Responding to a string of mass shootings and growing crime in the United States, President Joe Biden is taking new steps to control gun violence with a policy of “zero tolerance” for arms dealers and new funding for police and communities.
Biden in a speech Wednesday will announce new security measures for weapons and redirect a $ 350 billion share in COVID-19 funds to tackle crime, according to White House officials.
Funding can be used by cities to hire law enforcement officers, pay overtime, prosecute arms traffickers and invest in technology to make law enforcement more efficient, officials told the Associated Press. the Biden administration involved in the details of the plan.
The president believes “gun violence” is a “significant driver” of violent crime “in our communities and cities across the country,” White House Press Secretary Jen Psaki told reporters , at the announcement of the president’s announcement.
Biden will seek more transparency on gun data and better coordination between states and will meet Wednesday with heads of state, mayors, police officers and others to discuss ways to make communities safer.
Biden will ask Congress for more money for the Bureau of Alcohol, Tobacco, Firearms and Explosives, the agency tasked with enforcing federal gun laws and regulating arms dealers, officials said. the White House.
The Department of Justice is launch strike forces in Chicago, New York, Los Angeles, San Francisco and Washington, DC, to help stop illegal arms traffickers, based on an initiative launched last month.
Biden had issued executive orders in April directing the Department of Justice to take up on self-assembled “ghost guns” that do not have serial numbers and cannot be traced to their owners.
Police officers in the United States are fighting with growing crime and ongoing tensions between police and communities that homicides in large cities have increased by 30 percent and assaults with guns have increased by eight percent, according to data from the Criminal Justice Council cited from the White House.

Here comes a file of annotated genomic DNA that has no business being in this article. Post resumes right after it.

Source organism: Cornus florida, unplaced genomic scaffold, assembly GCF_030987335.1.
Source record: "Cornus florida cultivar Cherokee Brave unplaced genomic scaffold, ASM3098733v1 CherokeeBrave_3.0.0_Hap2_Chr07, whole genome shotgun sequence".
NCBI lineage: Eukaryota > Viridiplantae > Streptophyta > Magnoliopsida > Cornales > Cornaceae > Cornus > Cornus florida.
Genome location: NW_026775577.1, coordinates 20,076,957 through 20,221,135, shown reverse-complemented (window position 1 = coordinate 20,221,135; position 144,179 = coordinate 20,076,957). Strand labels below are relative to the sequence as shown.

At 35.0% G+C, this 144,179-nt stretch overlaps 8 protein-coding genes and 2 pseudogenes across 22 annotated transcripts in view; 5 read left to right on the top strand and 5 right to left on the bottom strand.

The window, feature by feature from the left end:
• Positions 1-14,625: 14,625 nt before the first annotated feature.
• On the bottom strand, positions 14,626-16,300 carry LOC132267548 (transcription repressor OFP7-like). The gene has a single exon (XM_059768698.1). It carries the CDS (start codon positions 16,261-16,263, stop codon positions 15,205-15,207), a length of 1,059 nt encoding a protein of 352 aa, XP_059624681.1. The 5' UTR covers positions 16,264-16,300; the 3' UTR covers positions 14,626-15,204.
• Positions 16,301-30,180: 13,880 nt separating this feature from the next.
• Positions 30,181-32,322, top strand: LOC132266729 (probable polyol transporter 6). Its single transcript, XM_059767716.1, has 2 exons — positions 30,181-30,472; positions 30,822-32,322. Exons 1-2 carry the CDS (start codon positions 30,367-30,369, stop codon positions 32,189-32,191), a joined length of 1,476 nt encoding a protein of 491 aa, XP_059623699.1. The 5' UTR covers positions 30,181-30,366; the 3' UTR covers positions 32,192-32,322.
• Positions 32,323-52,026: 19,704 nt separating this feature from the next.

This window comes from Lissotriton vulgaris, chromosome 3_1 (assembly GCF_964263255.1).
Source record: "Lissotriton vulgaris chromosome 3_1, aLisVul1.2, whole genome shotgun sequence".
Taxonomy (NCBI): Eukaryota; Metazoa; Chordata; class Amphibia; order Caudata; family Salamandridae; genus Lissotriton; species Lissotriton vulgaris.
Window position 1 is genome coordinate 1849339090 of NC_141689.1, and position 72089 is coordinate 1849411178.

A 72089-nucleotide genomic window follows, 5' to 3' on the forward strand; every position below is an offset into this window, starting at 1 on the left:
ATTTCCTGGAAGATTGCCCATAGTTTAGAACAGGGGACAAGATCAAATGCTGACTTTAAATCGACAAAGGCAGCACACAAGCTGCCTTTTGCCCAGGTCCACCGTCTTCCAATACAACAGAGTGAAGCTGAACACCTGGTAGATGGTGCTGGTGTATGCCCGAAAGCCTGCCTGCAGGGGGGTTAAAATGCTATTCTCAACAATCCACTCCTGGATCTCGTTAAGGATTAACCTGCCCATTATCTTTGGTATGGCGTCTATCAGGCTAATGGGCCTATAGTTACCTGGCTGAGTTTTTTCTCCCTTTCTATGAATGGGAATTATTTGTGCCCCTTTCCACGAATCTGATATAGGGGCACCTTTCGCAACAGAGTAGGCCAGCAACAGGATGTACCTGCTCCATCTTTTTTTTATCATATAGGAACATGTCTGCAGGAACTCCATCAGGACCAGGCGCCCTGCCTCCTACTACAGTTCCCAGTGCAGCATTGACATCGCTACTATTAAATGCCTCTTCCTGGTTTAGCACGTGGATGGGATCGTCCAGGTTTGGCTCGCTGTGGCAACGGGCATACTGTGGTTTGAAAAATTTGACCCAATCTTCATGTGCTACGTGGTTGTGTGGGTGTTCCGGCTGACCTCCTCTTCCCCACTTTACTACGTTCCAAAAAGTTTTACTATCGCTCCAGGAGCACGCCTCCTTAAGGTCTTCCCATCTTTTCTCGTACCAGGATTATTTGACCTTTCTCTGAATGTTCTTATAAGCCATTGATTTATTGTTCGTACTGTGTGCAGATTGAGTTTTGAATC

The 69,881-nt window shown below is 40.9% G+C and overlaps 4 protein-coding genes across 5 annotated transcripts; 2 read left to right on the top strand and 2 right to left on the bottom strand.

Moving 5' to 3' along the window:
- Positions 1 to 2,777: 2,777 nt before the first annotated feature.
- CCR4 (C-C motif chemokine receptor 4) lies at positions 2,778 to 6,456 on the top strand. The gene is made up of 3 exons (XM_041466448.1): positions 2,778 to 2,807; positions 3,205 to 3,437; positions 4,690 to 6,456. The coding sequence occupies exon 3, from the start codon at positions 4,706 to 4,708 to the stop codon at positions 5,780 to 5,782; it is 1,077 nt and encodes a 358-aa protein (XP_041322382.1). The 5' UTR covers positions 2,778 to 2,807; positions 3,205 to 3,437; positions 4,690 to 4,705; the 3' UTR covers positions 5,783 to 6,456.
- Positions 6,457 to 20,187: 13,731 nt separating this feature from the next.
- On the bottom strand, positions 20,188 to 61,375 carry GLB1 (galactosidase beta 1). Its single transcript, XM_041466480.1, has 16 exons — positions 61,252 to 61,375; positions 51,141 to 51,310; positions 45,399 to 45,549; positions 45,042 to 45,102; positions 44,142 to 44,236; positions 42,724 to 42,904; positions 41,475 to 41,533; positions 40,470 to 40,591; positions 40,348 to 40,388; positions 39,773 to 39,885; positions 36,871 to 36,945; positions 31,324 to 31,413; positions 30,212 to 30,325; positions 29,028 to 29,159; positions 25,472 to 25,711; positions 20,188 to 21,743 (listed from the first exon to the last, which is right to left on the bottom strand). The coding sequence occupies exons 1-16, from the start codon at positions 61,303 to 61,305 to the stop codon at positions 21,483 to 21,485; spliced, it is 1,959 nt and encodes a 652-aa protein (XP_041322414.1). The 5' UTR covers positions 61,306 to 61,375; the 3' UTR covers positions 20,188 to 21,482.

“Many of us – if not most of us – are seeing an increase in crime, while at the same time, we hear calls for reform,” said Michael Harrison, Baltimore Police Commissioner of Cities in remarks Tuesday in a police forum.
“And some of these calls are on the verge of dismantling and defunding … while at the same time we swear to protect people,” Harrison said, according to the AP.
As Biden announces his anti-gun strategy, Congress is discussing major proposals for it police reform and background verification requirements for the purchase of weapons
There are limits to the controls that the president and Congress can seek to impose on guns in the United States. The Second Amendment to the United States Constitution protects the right of citizens to own weapons.
Biden has extensive political experience with the implementation of anti-crime and arms control measures that will help him while navigating the current divided U.S. policy on weapons and crime.
The latest rise in crime in the United States, which coincides with the coronavirus pandemic, has become a focal point of criticism of Biden by Republican politicians who are ready to characterize Democrats as “sweet for crime. “.
“The secondary consequences of the pandemic and the proliferation of illegal guns have led to increased violence over the past year and a half,” a senior government official told Reuters.
Biden was the main sponsor of a 1994 criminal bill that extended federal prisons, imposed a 10-year ban on assault weapons and led to harsher prison conditions for gang-related crimes and other crimes.
Over the years, Biden and his Democratic Party have taken criticism from the African American community for elements of the bill that have led to harsher sentences for drug crimes for Black Americans and Biden now supports condemnation reforms.
Meanwhile, bipartisan discussions in Congress over police reforms following the Black Lives Matter protests that swept the United States in 2020 could come to a conclusion.
It remains unclear whether Republicans and Democrats, who have come a long way on key issues, will be able to agree on a package of police reform reforms this year.